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An image of the iron gate in the cellars of a wine wholesaler. The underground and dank atmosphere can give a sense of discomfort, and it is easy to ascertain a malevolence in the darkness beyond the gate.

  • The padlock gives an indication of denied access, whether this is of prohibition or of safety, is unclear, hence creating doubt and confusion.
  • The well lit damp chalky walls and the blackness of the blocked room are an uncomfortable contrast.
  • The gate reminds me of dungeons and similar unpleasant locations, there is a feeling of oppression and hostility with that.

I think the idea was successful, but not the actual image in particular. I struggled with the imposing whiteness of the chalky walls, and in contrast to the blackness of the oppressive dark corridor beyond the gate, I felt the brightness overpowered the remainder.

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Arranging my twins’ toys on one of their’s bunk bed was fun and I could envisage the desired photo, which I believe was truly captured.

  • The cosiness of the photo is easy to create, lots of warm colours, reds, pinks, yellows, orange etc.
  • Smiling cuddly toys. Impossible to go wrong with them.
  • The childhood bed –  adults would remember their childhood comfort.
  • Fill the picture with happiness and warmth. Aim for the heart strings…

I was astonished how difficult it was to separate my own attachment to the smiling toys, as they automatically remind me of the daughter that owns each toy. To me its a warm, cosy, friendly picture, but I would need feedback on whether it truly works.

Peter O

 

 

Project 6: Mise-en-scène

Viewing

Choose some films to watch, paying special attention to the mise-en-scène. Bear in mind that every item on screen has been considered and placed, every area of space has been adjusted to give the best composition. As you watch ask yourself the following:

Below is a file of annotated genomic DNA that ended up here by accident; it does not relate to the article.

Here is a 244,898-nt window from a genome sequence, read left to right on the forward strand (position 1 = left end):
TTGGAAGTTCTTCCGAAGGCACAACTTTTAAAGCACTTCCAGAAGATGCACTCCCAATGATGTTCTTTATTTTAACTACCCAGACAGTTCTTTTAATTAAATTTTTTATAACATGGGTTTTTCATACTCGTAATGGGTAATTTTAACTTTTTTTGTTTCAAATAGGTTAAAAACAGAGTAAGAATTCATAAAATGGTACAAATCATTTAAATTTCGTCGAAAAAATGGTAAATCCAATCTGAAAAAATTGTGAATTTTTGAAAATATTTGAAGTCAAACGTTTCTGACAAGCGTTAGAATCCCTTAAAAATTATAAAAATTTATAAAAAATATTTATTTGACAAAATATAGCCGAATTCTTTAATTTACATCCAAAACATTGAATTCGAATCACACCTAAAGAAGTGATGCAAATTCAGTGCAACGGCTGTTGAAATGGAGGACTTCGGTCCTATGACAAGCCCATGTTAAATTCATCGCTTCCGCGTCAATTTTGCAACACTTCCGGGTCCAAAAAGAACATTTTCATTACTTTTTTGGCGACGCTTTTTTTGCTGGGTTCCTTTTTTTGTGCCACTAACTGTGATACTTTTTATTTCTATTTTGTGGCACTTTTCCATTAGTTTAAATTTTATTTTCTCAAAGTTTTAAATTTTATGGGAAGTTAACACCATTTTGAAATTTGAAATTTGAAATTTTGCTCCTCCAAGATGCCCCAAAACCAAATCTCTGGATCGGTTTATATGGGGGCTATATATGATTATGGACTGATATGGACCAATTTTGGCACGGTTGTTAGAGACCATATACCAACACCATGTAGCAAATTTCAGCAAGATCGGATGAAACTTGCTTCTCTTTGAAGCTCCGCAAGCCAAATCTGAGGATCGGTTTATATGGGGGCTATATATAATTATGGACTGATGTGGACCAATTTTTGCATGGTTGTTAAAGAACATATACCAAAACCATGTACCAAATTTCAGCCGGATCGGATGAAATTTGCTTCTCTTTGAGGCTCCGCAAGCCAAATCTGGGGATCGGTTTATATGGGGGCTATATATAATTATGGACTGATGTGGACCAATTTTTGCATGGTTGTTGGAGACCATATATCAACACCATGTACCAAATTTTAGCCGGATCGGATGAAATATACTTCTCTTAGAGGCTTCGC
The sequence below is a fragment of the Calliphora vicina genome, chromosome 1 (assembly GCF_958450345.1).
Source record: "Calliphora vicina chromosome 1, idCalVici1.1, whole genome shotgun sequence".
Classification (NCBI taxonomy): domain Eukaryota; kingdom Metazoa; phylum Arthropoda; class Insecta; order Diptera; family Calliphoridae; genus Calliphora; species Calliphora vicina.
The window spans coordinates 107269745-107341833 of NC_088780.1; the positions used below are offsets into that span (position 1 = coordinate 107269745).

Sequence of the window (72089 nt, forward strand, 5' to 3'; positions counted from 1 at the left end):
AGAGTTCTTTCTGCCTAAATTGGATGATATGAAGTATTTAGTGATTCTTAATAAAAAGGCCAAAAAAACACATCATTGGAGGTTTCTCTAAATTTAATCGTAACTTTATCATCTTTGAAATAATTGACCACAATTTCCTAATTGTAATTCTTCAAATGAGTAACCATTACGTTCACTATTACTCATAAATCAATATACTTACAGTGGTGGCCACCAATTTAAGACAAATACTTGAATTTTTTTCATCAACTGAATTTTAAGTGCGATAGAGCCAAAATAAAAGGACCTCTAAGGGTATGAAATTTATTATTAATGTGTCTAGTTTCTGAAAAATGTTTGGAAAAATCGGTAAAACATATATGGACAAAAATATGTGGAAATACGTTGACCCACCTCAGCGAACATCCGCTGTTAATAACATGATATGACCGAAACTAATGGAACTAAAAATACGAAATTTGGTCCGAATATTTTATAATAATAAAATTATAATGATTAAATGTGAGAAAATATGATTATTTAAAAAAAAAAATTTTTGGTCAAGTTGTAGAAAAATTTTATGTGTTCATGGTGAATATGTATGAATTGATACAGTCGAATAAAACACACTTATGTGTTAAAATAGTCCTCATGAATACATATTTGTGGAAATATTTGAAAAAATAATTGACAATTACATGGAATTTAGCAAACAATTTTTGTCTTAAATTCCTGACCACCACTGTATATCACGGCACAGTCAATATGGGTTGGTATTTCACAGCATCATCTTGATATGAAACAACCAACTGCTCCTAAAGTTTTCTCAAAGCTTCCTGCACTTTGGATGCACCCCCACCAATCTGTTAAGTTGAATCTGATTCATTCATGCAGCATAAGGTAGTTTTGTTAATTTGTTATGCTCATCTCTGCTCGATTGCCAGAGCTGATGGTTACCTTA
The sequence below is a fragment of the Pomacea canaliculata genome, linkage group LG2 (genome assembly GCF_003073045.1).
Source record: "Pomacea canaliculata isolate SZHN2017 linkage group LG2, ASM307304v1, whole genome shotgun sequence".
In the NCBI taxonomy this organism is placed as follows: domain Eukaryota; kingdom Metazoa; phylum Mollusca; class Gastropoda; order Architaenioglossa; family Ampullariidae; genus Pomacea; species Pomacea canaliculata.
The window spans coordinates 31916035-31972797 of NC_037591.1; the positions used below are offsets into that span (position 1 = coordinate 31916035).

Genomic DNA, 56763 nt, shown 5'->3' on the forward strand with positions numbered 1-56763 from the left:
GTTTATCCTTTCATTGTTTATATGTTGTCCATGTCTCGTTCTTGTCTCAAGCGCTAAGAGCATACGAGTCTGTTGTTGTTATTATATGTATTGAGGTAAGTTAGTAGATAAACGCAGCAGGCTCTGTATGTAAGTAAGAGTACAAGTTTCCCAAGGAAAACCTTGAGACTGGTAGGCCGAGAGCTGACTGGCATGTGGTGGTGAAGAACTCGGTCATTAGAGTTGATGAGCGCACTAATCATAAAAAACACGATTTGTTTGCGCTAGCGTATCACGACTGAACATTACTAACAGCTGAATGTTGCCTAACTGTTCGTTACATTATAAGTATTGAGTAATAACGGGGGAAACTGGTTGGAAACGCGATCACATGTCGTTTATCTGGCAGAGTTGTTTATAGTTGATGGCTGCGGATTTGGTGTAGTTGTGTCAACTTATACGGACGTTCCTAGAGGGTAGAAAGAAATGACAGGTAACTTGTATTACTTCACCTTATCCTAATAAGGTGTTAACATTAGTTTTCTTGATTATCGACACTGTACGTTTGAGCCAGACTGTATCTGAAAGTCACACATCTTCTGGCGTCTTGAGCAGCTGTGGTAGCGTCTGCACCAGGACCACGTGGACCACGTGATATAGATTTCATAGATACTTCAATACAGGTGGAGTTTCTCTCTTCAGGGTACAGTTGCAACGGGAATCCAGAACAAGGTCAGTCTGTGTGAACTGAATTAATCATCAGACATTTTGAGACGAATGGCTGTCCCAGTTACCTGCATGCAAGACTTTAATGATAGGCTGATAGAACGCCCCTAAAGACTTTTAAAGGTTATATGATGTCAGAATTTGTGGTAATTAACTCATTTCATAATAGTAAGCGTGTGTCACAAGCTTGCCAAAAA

• How does the scene feel?
• How has this been achieved?
• Has the mise-en-scène played a part in this?
• Is there any meaning conveyed by the mise-en-scène?

Choose a particularly interesting scene and watch it a number of times. Identify each individual shot. (Sketch out a storyboard of your sequence or extract some stills if this helps you.) Ask the same questions of each frame:
• How does the frame feel?
• How has this been achieved?
• Has the mise-en-scène played a part in this?
• Is there any meaning conveyed by the mise-en-scène?

BLOOD SIMPLE ( dir. Joel and Ethan Coen, 1984)

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The Coen brothers homage to film noir was their debut feature. Set in Texas, disturbed and overtly jealous bar owner Marty ( Dan Hedaya ) hires a private investigator / hitman ( M Emmett Walsh ) to dispose of his unfaithful wife Abby ( Frances McDormand ) and her lover, Ray ( who works as his bar tender, played by John Getz ). As with all good fables regarding mercenary services, things do not go as planned. The film is filled with double crossing treachery and leads to ample amounts of paranoia for the many characters concerned.

I have chosen this film as it is filled with subtle but essential plot markers using props and scenarios that cause tension leading up to the movie’s macabre ending. The particular scene under the spotlight is early in the film, where we meet Marty during his interaction with his PI, a scene which confirms indeed that his wife is being unfaithful.
Set in the back room office of his roadhouse bar, we can see behind him through a one way mirror, the bar itself, illumniated by pink neon lighting. This back room is large, a saloon that has been turned into a makeshift office and storage.

1.
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Upon Marty’s desk, we see his legs sprawled across the foreground. Note, Marty suffers with a stomach ulcer ( obviously symbolising his anxious, stressful character ) which is subtly illuminated throughout the film, and in particular it is interesting to see a glass of milk and a box of Alka Seltzer amongst the paperwork.